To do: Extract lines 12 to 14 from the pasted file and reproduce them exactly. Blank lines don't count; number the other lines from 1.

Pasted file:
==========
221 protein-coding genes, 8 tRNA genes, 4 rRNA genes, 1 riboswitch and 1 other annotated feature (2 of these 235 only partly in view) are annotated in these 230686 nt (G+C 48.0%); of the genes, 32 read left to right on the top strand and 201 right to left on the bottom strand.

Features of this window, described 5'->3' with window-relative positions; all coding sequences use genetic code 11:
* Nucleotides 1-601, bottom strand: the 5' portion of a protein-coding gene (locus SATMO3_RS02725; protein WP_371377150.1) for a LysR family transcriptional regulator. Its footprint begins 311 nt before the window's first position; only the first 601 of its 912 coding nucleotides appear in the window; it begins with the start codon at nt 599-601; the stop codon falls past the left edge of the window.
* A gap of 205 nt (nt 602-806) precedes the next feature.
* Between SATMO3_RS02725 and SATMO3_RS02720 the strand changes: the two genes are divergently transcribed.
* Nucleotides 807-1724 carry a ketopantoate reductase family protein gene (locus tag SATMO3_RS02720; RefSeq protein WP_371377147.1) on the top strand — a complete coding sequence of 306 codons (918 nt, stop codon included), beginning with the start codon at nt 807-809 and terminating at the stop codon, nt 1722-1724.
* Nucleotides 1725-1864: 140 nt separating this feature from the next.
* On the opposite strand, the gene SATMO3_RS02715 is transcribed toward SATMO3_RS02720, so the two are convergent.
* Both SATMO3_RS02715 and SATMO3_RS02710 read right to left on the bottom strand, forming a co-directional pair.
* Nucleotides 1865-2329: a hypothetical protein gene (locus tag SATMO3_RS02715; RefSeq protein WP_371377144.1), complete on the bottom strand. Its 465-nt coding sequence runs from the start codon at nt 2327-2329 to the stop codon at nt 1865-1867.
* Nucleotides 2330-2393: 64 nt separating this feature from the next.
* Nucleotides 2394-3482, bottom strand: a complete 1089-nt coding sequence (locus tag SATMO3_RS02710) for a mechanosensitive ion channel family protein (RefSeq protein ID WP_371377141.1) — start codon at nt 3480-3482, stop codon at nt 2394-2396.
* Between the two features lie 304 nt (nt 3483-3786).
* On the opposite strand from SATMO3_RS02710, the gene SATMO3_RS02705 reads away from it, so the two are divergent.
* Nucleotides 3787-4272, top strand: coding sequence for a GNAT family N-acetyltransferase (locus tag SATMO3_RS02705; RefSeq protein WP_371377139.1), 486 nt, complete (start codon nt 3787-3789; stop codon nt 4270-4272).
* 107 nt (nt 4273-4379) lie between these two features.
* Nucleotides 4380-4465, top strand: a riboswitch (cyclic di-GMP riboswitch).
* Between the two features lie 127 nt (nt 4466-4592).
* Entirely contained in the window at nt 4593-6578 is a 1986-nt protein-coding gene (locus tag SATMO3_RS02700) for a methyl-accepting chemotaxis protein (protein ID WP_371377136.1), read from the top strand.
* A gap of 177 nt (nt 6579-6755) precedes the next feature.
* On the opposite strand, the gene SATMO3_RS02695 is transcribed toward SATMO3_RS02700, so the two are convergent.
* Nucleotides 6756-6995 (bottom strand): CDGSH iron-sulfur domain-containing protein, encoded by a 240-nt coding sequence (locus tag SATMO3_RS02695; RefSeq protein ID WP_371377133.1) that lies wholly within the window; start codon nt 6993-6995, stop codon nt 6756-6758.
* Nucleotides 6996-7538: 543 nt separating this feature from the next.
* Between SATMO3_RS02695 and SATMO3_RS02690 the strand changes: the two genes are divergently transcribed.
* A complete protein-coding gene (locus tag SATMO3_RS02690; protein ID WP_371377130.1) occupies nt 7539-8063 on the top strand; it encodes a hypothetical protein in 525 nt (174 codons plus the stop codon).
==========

* Nucleotides 2394-3482, bottom strand: a complete 1089-nt coding sequence (locus tag SATMO3_RS02710) for a mechanosensitive ion channel family protein (RefSeq protein ID WP_371377141.1) — start codon at nt 3480-3482, stop codon at nt 2394-2396.
* Between the two features lie 304 nt (nt 3483-3786).
* On the opposite strand from SATMO3_RS02710, the gene SATMO3_RS02705 reads away from it, so the two are divergent.